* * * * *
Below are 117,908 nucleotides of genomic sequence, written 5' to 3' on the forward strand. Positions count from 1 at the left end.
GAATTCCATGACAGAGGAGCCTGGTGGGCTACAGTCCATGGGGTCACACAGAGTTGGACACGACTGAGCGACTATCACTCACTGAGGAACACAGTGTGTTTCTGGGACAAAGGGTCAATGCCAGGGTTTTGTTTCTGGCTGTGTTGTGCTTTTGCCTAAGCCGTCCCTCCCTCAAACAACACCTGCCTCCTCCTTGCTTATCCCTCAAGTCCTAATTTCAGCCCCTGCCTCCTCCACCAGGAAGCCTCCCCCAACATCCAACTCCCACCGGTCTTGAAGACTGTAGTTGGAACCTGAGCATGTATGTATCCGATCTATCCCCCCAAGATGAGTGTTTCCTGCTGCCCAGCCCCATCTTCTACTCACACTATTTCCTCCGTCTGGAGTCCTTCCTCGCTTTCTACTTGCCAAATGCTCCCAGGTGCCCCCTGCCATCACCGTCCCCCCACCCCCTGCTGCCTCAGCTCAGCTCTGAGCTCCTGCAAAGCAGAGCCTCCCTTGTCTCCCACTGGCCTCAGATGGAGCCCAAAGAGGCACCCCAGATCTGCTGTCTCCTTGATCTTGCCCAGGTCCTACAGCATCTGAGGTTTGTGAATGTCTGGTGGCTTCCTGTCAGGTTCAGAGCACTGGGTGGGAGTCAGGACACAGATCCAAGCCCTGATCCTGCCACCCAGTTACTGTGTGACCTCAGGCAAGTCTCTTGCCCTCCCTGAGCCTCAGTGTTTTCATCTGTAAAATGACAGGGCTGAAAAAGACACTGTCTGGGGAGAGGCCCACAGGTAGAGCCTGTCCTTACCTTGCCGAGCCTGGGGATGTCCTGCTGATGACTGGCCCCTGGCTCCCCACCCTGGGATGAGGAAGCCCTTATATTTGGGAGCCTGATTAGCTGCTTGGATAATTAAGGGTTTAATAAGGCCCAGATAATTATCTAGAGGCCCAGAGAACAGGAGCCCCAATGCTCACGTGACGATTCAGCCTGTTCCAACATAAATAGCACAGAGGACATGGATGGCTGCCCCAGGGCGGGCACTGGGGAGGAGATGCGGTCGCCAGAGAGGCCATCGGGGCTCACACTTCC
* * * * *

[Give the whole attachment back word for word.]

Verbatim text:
Below are 117,908 nucleotides of genomic sequence, written 5' to 3' on the forward strand. Positions count from 1 at the left end.
GAATTCCATGACAGAGGAGCCTGGTGGGCTACAGTCCATGGGGTCACACAGAGTTGGACACGACTGAGCGACTATCACTCACTGAGGAACACAGTGTGTTTCTGGGACAAAGGGTCAATGCCAGGGTTTTGTTTCTGGCTGTGTTGTGCTTTTGCCTAAGCCGTCCCTCCCTCAAACAACACCTGCCTCCTCCTTGCTTATCCCTCAAGTCCTAATTTCAGCCCCTGCCTCCTCCACCAGGAAGCCTCCCCCAACATCCAACTCCCACCGGTCTTGAAGACTGTAGTTGGAACCTGAGCATGTATGTATCCGATCTATCCCCCCAAGATGAGTGTTTCCTGCTGCCCAGCCCCATCTTCTACTCACACTATTTCCTCCGTCTGGAGTCCTTCCTCGCTTTCTACTTGCCAAATGCTCCCAGGTGCCCCCTGCCATCACCGTCCCCCCACCCCCTGCTGCCTCAGCTCAGCTCTGAGCTCCTGCAAAGCAGAGCCTCCCTTGTCTCCCACTGGCCTCAGATGGAGCCCAAAGAGGCACCCCAGATCTGCTGTCTCCTTGATCTTGCCCAGGTCCTACAGCATCTGAGGTTTGTGAATGTCTGGTGGCTTCCTGTCAGGTTCAGAGCACTGGGTGGGAGTCAGGACACAGATCCAAGCCCTGATCCTGCCACCCAGTTACTGTGTGACCTCAGGCAAGTCTCTTGCCCTCCCTGAGCCTCAGTGTTTTCATCTGTAAAATGACAGGGCTGAAAAAGACACTGTCTGGGGAGAGGCCCACAGGTAGAGCCTGTCCTTACCTTGCCGAGCCTGGGGATGTCCTGCTGATGACTGGCCCCTGGCTCCCCACCCTGGGATGAGGAAGCCCTTATATTTGGGAGCCTGATTAGCTGCTTGGATAATTAAGGGTTTAATAAGGCCCAGATAATTATCTAGAGGCCCAGAGAACAGGAGCCCCAATGCTCACGTGACGATTCAGCCTGTTCCAACATAAATAGCACAGAGGACATGGATGGCTGCCCCAGGGCGGGCACTGGGGAGGAGATGCGGTCGCCAGAGAGGCCATCGGGGCTCACACTTCC